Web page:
Hi ho, Dust Bunnies!
Thanks so much for subscribing to my newsletter—by now you'll have gotten my welcome message, so you know that this will mostly be devoted to keeping you in the loop about my clean comings and goings. There will, however, always be some bonus content. It might be just what nail varnish shade I'm wearing, so don't get too excited about that!
Speaking of exciting things! I was thrilled by the response to a new project I've launched on Jezebel called Year of the Clean Person (#YoCP for all the hashtag-y places you visit). The premise is pretty simple: Each month, there will be a dedicated column describing a big ticket cleaning project, determined by me.
The idea for YoCP stemmed from two things:
1. I wanted to harness the power of New Year's Resolutions and help people tackle some of the more daunting cleaning projects that we tend to promise ourselves we'll deal with this year, no really this is the year I swear. Things like getting a bookshelf in order, taming your shoe collection, cleaning and organizing a pantry. All that good stuff.
2. I was looking for an outlet to address those type of bigger projects, and Ask a Clean Person isn't really right for it—that column focuses more on one-off, specific situational-type questions.
YoCP will be its own thing, separate of AaCP. And it's essentially why I started this newsletter—enough people asked for email notifications that it made good sense. Emails won't be overly frequent, but there will be at least one a month and likely more. The January assignment is to make a list of what your YoCP will look like. Seems simple, right? It's not as easy as you think, but will be well worth your time.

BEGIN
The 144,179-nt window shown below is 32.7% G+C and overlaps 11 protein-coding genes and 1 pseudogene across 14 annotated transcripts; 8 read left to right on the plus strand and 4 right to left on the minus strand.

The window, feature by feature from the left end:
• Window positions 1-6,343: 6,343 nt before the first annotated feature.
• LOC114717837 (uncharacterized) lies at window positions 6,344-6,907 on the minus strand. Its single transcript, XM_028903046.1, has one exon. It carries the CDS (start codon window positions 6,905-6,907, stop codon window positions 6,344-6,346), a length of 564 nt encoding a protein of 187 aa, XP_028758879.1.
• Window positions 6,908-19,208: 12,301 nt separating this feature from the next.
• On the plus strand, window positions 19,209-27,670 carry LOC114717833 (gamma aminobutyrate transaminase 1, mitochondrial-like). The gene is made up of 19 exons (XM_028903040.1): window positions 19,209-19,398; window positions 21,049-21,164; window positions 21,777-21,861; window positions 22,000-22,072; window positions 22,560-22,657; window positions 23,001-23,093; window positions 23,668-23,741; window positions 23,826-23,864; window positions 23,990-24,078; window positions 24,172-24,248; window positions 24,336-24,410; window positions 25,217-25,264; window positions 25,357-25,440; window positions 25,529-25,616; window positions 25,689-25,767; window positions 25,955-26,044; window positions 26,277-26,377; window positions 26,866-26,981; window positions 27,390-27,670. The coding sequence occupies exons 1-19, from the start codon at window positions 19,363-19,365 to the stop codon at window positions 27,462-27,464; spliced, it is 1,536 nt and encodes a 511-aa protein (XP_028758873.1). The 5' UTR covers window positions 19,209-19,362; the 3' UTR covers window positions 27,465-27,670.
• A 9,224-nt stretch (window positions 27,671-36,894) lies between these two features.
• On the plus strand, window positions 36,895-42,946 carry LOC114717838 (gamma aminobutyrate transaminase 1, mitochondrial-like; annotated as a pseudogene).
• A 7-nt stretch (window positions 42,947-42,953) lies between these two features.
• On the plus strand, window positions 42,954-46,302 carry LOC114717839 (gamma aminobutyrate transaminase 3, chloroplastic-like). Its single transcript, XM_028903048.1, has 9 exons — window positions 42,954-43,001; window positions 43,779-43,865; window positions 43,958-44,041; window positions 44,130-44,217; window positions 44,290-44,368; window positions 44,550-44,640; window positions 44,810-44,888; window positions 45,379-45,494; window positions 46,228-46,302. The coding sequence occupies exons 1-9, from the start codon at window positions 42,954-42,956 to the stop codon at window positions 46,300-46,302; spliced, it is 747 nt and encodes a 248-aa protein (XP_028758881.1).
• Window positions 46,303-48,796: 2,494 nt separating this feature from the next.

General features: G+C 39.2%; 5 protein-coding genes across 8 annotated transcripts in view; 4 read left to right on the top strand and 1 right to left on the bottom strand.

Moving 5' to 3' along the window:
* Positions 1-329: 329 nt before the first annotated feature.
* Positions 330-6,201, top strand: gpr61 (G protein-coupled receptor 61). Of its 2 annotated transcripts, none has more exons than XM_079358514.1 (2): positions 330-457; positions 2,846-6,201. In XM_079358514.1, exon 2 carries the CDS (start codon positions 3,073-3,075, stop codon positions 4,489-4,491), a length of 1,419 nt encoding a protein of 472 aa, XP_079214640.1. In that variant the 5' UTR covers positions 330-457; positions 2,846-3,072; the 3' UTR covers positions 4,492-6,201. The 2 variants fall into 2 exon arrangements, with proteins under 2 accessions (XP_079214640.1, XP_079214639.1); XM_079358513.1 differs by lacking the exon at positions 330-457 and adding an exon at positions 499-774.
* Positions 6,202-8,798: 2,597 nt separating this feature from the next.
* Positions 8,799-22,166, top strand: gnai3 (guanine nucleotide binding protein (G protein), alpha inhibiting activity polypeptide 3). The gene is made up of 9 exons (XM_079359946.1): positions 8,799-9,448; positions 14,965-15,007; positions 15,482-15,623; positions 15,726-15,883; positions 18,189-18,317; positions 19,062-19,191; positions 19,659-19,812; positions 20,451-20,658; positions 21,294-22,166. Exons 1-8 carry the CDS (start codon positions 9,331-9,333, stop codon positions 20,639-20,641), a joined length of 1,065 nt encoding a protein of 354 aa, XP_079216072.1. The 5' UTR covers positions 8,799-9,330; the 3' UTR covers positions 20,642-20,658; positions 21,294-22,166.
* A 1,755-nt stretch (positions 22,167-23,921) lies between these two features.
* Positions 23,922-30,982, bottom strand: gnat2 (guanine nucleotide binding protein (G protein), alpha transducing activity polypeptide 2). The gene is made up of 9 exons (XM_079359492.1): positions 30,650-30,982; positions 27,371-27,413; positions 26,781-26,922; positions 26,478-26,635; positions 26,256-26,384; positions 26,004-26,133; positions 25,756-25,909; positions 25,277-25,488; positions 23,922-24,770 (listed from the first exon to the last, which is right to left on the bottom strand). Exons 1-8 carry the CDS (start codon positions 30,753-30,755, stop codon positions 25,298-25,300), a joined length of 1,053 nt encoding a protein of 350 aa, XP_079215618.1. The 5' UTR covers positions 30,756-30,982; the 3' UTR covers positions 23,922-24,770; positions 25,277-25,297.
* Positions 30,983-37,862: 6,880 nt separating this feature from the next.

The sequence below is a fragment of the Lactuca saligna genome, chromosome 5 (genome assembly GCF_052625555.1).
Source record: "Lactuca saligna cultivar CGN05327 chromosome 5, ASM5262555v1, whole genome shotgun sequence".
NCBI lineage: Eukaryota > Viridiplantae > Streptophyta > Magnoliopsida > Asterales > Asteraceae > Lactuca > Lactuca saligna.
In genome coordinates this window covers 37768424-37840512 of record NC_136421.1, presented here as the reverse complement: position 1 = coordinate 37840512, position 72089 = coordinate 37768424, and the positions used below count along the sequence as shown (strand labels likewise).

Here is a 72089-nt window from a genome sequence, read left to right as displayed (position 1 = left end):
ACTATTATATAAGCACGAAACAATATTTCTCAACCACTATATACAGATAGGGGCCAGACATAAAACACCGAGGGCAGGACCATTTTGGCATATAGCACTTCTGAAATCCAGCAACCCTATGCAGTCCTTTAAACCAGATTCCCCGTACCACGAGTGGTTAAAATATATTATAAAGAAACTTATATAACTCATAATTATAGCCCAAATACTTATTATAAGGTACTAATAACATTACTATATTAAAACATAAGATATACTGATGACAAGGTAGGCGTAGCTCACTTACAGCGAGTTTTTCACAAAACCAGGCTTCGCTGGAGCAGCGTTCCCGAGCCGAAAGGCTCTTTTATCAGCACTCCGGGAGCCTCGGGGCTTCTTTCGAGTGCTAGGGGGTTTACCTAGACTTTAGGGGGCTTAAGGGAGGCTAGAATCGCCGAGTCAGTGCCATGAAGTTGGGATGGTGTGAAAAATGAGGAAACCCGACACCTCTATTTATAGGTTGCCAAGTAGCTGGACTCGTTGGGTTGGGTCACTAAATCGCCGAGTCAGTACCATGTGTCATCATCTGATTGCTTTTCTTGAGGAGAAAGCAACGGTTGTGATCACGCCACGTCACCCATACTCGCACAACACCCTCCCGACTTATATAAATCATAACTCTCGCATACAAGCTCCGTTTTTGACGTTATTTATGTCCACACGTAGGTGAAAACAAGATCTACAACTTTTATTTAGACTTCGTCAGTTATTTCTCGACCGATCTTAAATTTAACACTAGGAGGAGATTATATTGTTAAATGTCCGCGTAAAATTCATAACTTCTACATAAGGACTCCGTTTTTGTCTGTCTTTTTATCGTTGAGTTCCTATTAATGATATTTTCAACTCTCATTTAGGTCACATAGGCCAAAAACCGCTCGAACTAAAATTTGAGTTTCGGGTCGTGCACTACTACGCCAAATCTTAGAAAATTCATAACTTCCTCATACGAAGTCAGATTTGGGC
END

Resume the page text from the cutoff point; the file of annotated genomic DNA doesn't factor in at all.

But hey, I promised you some bonus content, didn't I? Well sure, here goes.
After the YoCP post ran on Jezebel, I received several emails from people who were struggling with facing the task of sorting through and disposing of the belongings of loved ones who had passed. I imagine that many others who didn't write to me directly are also working through the same thing, so I'm sharing here the advice I gave one reader in the event it may be helpful for you or someone you know.
In terms of offering some advice on parting with belongings to which you have an emotional attachment, one thought process that can be helpful when bracing yourself to get rid of keepsakes is to remember that your mother wouldn't want you to be weighed down by her things, nor would she want you to sacrifice your comfort level just to hold onto her belongings. Your mother also wouldn't want you to feel sad! It is, of course, natural to feel sad but I find that reminding myself that a family member would not want me to be sad is a good way not to fall into a crippling grief spiral.
The memories of your mother will not be diminished if you don't hold onto her keepsakes, I really promise that. See if you can pick out a small handful of items that you'd like to display and have a trusted friend or family member help dispose of the rest so that that painful act doesn't fall on you, but rather on someone to whom it won't be as emotionally taxing.
Wow things just got a little heavy, huh? To lighten the mood up a bit, here are some non- or semi-Clean Person things I've done recently:
The history of the Roomba | Fortune
The 2014 fragrance forecast | Fortune
Drynuary Returns | Foodspin
Speaking of Drynuary! (That exclamation point does not really belong there.) My pal John Ore and I have moved our Drynuary operation over to Foodspin, where the response has been … interesting. Be on the lookout for our Week Two report, which will run on Friday, for more on what the response from readers and the media has looked like.
In closing, it is very cold; I'm coping by drinking tea and listening to Delilah. Perhaps you might like to do the same.